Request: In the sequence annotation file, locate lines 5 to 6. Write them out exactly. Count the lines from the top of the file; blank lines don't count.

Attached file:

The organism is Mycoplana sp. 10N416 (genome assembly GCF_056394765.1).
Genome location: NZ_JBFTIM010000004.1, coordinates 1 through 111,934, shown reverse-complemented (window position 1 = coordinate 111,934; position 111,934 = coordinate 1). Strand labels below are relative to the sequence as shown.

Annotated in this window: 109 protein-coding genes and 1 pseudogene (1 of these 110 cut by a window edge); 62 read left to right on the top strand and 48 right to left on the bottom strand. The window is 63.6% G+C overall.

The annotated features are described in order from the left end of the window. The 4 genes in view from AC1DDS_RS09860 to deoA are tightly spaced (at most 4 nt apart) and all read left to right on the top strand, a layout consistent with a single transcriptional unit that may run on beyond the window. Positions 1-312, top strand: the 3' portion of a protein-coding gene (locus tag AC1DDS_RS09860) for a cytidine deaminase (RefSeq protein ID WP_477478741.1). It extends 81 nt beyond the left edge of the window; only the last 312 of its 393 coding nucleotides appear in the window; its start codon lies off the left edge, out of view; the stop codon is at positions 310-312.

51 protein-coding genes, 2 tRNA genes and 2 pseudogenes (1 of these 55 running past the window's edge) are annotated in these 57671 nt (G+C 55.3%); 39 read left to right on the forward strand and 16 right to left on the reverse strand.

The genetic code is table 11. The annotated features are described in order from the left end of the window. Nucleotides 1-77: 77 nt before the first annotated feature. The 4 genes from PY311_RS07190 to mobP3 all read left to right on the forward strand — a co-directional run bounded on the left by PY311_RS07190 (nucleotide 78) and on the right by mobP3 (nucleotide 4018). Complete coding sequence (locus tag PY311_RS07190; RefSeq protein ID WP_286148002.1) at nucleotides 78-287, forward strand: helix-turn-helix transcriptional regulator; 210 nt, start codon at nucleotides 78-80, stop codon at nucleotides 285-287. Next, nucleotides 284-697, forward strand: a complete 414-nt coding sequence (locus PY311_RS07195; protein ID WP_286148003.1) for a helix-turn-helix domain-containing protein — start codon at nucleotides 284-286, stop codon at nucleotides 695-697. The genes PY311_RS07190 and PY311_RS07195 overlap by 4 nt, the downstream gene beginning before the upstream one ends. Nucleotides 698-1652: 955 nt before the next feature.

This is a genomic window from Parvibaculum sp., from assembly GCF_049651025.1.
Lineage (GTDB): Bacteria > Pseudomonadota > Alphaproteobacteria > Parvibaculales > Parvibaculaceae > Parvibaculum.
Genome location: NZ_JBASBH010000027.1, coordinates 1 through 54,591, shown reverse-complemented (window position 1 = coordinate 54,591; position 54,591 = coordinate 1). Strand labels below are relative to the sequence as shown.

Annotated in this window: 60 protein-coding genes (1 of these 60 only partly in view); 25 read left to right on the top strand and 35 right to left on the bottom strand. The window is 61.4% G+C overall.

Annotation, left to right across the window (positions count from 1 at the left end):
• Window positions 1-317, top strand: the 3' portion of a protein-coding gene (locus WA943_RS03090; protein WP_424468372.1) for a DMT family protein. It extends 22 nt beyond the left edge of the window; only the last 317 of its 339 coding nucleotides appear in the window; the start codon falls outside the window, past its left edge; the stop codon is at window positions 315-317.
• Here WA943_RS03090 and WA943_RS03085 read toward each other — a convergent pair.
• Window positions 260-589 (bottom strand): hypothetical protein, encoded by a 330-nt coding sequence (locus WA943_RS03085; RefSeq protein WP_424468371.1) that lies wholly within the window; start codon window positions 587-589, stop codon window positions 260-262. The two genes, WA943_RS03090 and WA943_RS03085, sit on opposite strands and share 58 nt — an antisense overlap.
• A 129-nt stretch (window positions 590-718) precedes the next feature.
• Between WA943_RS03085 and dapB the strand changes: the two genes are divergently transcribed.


51 protein-coding genes, 2 tRNA genes and 2 pseudogenes (1 of these 55 running past the window's edge) are annotated in these 57671 nt (G+C 55.3%); 39 read left to right on the forward strand and 16 right to left on the reverse strand.

The genetic code is table 11. The annotated features are described in order from the left end of the window. Nucleotides 1-77: 77 nt before the first annotated feature. The 4 genes from PY311_RS07190 to mobP3 all read left to right on the forward strand — a co-directional run bounded on the left by PY311_RS07190 (nucleotide 78) and on the right by mobP3 (nucleotide 4018). Complete coding sequence (locus tag PY311_RS07190; RefSeq protein ID WP_286148002.1) at nucleotides 78-287, forward strand: helix-turn-helix transcriptional regulator; 210 nt, start codon at nucleotides 78-80, stop codon at nucleotides 285-287. Next, nucleotides 284-697, forward strand: a complete 414-nt coding sequence (locus PY311_RS07195; protein ID WP_286148003.1) for a helix-turn-helix domain-containing protein — start codon at nucleotides 284-286, stop codon at nucleotides 695-697. The genes PY311_RS07190 and PY311_RS07195 overlap by 4 nt, the downstream gene beginning before the upstream one ends. Nucleotides 698-1652: 955 nt before the next feature.